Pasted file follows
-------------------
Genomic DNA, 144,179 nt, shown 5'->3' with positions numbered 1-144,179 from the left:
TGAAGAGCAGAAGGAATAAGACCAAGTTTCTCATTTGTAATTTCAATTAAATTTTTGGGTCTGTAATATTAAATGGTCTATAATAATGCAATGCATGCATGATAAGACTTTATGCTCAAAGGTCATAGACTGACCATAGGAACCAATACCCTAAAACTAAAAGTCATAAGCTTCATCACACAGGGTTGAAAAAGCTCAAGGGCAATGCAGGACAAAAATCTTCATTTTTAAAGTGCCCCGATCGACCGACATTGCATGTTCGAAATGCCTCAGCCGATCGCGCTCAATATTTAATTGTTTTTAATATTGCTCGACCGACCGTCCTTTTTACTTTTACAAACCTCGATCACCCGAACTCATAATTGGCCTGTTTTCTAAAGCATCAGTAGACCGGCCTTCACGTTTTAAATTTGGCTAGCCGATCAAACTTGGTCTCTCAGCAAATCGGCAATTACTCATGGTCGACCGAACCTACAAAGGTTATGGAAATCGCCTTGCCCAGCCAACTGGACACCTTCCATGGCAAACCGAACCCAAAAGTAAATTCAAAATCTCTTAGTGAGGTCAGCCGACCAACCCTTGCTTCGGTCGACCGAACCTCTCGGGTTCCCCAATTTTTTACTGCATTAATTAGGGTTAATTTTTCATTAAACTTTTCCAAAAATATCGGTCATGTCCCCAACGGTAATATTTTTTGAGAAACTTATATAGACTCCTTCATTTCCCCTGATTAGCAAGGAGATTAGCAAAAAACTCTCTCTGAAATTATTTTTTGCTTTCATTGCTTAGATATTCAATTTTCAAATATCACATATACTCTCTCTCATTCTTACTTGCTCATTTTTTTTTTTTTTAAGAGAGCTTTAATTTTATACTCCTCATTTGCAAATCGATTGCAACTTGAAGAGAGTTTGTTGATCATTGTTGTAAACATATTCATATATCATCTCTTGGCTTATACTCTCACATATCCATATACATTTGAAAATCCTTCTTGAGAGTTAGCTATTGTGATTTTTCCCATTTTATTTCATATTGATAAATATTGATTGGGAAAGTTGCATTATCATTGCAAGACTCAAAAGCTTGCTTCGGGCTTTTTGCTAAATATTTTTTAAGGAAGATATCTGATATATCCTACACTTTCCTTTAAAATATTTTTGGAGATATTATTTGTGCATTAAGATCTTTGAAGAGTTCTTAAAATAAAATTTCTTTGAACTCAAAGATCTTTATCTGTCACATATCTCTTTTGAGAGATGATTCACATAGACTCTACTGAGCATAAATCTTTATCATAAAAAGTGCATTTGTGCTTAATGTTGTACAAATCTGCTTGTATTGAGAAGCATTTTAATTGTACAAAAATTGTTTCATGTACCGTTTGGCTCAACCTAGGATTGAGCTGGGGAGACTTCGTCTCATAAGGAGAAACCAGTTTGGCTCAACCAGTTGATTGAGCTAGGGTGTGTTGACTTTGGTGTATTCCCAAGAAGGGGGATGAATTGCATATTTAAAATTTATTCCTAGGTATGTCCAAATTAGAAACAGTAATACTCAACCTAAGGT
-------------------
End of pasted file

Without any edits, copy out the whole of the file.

Genomic DNA, 144,179 nt, shown 5'->3' with positions numbered 1-144,179 from the left:
TGAAGAGCAGAAGGAATAAGACCAAGTTTCTCATTTGTAATTTCAATTAAATTTTTGGGTCTGTAATATTAAATGGTCTATAATAATGCAATGCATGCATGATAAGACTTTATGCTCAAAGGTCATAGACTGACCATAGGAACCAATACCCTAAAACTAAAAGTCATAAGCTTCATCACACAGGGTTGAAAAAGCTCAAGGGCAATGCAGGACAAAAATCTTCATTTTTAAAGTGCCCCGATCGACCGACATTGCATGTTCGAAATGCCTCAGCCGATCGCGCTCAATATTTAATTGTTTTTAATATTGCTCGACCGACCGTCCTTTTTACTTTTACAAACCTCGATCACCCGAACTCATAATTGGCCTGTTTTCTAAAGCATCAGTAGACCGGCCTTCACGTTTTAAATTTGGCTAGCCGATCAAACTTGGTCTCTCAGCAAATCGGCAATTACTCATGGTCGACCGAACCTACAAAGGTTATGGAAATCGCCTTGCCCAGCCAACTGGACACCTTCCATGGCAAACCGAACCCAAAAGTAAATTCAAAATCTCTTAGTGAGGTCAGCCGACCAACCCTTGCTTCGGTCGACCGAACCTCTCGGGTTCCCCAATTTTTTACTGCATTAATTAGGGTTAATTTTTCATTAAACTTTTCCAAAAATATCGGTCATGTCCCCAACGGTAATATTTTTTGAGAAACTTATATAGACTCCTTCATTTCCCCTGATTAGCAAGGAGATTAGCAAAAAACTCTCTCTGAAATTATTTTTTGCTTTCATTGCTTAGATATTCAATTTTCAAATATCACATATACTCTCTCTCATTCTTACTTGCTCATTTTTTTTTTTTTTAAGAGAGCTTTAATTTTATACTCCTCATTTGCAAATCGATTGCAACTTGAAGAGAGTTTGTTGATCATTGTTGTAAACATATTCATATATCATCTCTTGGCTTATACTCTCACATATCCATATACATTTGAAAATCCTTCTTGAGAGTTAGCTATTGTGATTTTTCCCATTTTATTTCATATTGATAAATATTGATTGGGAAAGTTGCATTATCATTGCAAGACTCAAAAGCTTGCTTCGGGCTTTTTGCTAAATATTTTTTAAGGAAGATATCTGATATATCCTACACTTTCCTTTAAAATATTTTTGGAGATATTATTTGTGCATTAAGATCTTTGAAGAGTTCTTAAAATAAAATTTCTTTGAACTCAAAGATCTTTATCTGTCACATATCTCTTTTGAGAGATGATTCACATAGACTCTACTGAGCATAAATCTTTATCATAAAAAGTGCATTTGTGCTTAATGTTGTACAAATCTGCTTGTATTGAGAAGCATTTTAATTGTACAAAAATTGTTTCATGTACCGTTTGGCTCAACCTAGGATTGAGCTGGGGAGACTTCGTCTCATAAGGAGAAACCAGTTTGGCTCAACCAGTTGATTGAGCTAGGGTGTGTTGACTTTGGTGTATTCCCAAGAAGGGGGATGAATTGCATATTTAAAATTTATTCCTAGGTATGTCCAAATTAGAAACAGTAATACTCAACCTAAGGT